Written December 4, 2015

A Developer's Guide to Powershell Deployment Automation


Scene notesIt’s Sunday night. 9:30 pm to be exact. The kids are finally asleep. The hiss of the record needle stings Bill from across the room as a Jawbone wafts Mancini. One rock gently spins, melting in a finger of Scotch. It’s clearly deployment time. Bill wonders where his RSA key is as he rifles through his tattered Ted Baker bag (clearly a prized possession).
He sighs heavily and begins muttering “The VPN is acting up AGAIN. Go figure. pause I’m in. pause Where’s IT? Late again …” The chat window opens.

Br: Hey Bill, you here? B: Yeah man, sup? Br: Ready? B: As I’ll ever be, I suppose. Br: Stopping the service on TUBES. B: OK. Br: Copying the files over. B: Ok … just ping me when it’s done and I’ll test.

Br: The copy failed. Let me try this again.

B: K. (5 min. later) Br: Ok TUBES is done. Moving onto SOCKETS B: Testing. (45 min. later) B: Can you just stop the service on all of them and deploy the backups? Br: Where are they? B: The services or the backup files? Br: The backup files. B: Um, where ever you put them? Is this a trick question? Br: I didn’t copy them anywhere, was I supposed to? B: It’s the second step in the word doc dude … B: Brb. Need more whiskey. Br: K cries pierce through the jawbone now playing Ed Thigpen B: Little one is up again. Look can you just get the files from last Sunday’s deployment off the share and copy them back over onto all the servers? I’ll be right back. Br: Ok, but do I have to stop the service if it’s running? B: FOLLOW THE BACKOUT INSTRUCTION IN THE WORD DOC … I’ll brb. (scene)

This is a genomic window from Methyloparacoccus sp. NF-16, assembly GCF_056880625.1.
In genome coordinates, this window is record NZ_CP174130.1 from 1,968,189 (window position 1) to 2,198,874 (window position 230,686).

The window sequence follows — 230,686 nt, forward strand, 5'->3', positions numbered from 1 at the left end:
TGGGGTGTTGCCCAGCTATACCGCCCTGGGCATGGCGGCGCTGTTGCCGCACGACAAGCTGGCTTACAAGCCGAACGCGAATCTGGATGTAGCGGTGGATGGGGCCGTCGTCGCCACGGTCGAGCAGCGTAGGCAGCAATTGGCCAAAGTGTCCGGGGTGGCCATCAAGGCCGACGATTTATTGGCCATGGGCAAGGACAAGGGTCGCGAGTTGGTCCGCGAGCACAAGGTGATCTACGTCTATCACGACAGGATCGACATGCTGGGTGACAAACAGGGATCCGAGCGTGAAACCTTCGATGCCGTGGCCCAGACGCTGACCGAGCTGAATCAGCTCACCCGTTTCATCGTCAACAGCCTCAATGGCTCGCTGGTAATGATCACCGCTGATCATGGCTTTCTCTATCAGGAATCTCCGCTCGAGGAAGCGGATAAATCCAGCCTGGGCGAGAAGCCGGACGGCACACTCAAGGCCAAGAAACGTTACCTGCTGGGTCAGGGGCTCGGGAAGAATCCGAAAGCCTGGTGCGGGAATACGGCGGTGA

Let me start by saying, I get it. I know where you are. I’ve been there. It’s not pretty, but it works. This is how it has to work sometimes. But … it can be better. And getting there is not dramatic or scary. It’s not their fault. It’s not IT’s fault. You’re the developer. You need to get in there and get this straightened out. And we can do it. We can do it together.